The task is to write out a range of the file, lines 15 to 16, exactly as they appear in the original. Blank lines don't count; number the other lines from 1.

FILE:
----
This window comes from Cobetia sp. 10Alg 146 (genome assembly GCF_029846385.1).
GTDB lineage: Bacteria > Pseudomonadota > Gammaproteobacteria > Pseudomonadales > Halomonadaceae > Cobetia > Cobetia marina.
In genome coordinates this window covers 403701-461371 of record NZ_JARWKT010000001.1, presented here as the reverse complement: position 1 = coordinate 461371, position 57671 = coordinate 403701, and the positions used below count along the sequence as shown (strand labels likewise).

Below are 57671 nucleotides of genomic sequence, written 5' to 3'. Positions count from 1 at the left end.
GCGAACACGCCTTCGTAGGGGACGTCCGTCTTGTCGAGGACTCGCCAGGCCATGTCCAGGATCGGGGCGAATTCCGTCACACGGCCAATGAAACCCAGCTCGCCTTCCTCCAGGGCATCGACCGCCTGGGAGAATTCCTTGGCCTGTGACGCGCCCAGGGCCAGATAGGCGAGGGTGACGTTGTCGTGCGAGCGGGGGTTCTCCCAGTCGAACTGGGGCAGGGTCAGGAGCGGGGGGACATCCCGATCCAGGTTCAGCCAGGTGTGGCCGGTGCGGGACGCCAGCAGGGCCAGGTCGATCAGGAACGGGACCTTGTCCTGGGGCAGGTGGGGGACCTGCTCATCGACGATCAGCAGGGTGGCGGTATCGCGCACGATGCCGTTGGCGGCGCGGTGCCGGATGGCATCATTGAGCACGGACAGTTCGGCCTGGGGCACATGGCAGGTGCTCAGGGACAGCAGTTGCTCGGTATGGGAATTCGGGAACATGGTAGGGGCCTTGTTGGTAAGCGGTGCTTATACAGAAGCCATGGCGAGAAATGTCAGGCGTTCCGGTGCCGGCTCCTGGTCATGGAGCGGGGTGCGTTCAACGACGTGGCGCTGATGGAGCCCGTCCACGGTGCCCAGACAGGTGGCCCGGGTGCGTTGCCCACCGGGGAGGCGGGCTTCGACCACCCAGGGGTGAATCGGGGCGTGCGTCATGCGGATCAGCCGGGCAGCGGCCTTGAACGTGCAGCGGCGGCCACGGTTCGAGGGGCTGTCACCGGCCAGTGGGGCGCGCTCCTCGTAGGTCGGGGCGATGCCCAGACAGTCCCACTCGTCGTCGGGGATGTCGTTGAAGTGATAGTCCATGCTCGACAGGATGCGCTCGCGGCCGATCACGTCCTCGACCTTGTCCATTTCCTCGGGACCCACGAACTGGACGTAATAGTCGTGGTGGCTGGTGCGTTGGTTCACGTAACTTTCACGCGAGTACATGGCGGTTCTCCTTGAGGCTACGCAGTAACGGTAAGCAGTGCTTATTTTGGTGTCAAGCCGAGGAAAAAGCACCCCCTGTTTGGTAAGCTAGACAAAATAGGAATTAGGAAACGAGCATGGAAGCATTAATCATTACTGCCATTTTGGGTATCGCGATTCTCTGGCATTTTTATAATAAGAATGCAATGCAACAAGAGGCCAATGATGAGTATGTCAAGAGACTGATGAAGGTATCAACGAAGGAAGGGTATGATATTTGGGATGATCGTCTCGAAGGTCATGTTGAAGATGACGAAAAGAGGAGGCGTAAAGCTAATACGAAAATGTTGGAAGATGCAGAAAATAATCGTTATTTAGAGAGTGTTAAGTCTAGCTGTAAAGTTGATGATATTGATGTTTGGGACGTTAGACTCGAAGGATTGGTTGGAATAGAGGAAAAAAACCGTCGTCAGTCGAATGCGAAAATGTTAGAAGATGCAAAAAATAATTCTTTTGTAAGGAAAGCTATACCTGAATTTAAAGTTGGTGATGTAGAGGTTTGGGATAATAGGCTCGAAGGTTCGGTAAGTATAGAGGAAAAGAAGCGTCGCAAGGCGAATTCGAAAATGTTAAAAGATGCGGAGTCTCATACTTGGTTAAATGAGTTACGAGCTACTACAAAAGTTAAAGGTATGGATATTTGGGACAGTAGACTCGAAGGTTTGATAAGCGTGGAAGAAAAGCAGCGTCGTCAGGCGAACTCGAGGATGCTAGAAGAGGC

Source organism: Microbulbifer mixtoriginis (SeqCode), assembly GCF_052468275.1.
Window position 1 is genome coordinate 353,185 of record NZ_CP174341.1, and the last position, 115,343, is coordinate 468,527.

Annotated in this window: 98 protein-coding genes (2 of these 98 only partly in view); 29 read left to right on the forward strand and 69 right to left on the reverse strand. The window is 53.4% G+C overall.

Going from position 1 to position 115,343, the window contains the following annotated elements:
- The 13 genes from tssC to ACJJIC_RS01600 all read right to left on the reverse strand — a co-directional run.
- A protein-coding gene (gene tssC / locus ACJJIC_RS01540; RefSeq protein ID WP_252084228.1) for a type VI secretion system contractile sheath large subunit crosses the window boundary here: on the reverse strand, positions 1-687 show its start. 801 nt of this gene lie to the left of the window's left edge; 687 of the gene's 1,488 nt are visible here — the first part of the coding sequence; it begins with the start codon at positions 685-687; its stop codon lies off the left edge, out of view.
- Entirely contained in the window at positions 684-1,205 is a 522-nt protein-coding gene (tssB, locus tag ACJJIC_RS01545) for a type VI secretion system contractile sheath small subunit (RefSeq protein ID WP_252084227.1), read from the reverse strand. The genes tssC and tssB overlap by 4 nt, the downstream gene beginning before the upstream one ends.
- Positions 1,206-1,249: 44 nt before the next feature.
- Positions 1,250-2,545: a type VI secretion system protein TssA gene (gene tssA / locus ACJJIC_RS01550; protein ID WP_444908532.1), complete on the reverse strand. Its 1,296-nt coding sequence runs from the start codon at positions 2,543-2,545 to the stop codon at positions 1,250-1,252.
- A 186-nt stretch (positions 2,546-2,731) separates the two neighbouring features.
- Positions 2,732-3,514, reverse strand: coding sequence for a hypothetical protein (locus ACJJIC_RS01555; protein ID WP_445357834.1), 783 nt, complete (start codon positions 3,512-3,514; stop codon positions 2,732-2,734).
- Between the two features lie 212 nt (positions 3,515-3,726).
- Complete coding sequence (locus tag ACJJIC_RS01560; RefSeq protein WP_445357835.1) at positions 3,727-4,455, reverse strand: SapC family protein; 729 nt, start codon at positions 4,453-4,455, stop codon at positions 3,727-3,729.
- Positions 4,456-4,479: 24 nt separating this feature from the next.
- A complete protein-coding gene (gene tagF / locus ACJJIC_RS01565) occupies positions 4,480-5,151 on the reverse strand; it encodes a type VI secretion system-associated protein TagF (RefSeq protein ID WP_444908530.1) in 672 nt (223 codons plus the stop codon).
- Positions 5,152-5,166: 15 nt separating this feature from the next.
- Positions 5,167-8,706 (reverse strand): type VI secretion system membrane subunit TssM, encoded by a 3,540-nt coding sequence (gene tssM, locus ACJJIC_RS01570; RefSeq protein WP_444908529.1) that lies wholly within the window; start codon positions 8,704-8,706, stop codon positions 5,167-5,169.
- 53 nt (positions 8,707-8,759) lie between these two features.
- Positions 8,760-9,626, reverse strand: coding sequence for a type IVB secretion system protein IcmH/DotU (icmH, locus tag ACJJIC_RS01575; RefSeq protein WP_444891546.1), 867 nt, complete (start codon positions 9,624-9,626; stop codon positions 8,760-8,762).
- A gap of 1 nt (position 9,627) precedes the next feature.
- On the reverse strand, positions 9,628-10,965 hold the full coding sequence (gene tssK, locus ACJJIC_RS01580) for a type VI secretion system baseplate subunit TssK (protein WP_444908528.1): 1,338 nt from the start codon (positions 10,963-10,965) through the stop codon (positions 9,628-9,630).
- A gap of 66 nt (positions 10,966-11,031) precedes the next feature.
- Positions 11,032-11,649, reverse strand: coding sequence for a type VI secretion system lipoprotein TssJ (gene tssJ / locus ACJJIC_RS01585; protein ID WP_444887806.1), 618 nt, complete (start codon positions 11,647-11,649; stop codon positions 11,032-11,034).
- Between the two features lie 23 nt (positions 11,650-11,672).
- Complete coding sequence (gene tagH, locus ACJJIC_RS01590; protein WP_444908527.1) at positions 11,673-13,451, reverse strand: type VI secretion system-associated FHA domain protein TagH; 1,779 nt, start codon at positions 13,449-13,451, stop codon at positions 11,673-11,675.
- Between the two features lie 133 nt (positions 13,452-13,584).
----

- A 186-nt stretch (positions 2,546-2,731) separates the two neighbouring features.
- Positions 2,732-3,514, reverse strand: coding sequence for a hypothetical protein (locus ACJJIC_RS01555; protein ID WP_445357834.1), 783 nt, complete (start codon positions 3,512-3,514; stop codon positions 2,732-2,734).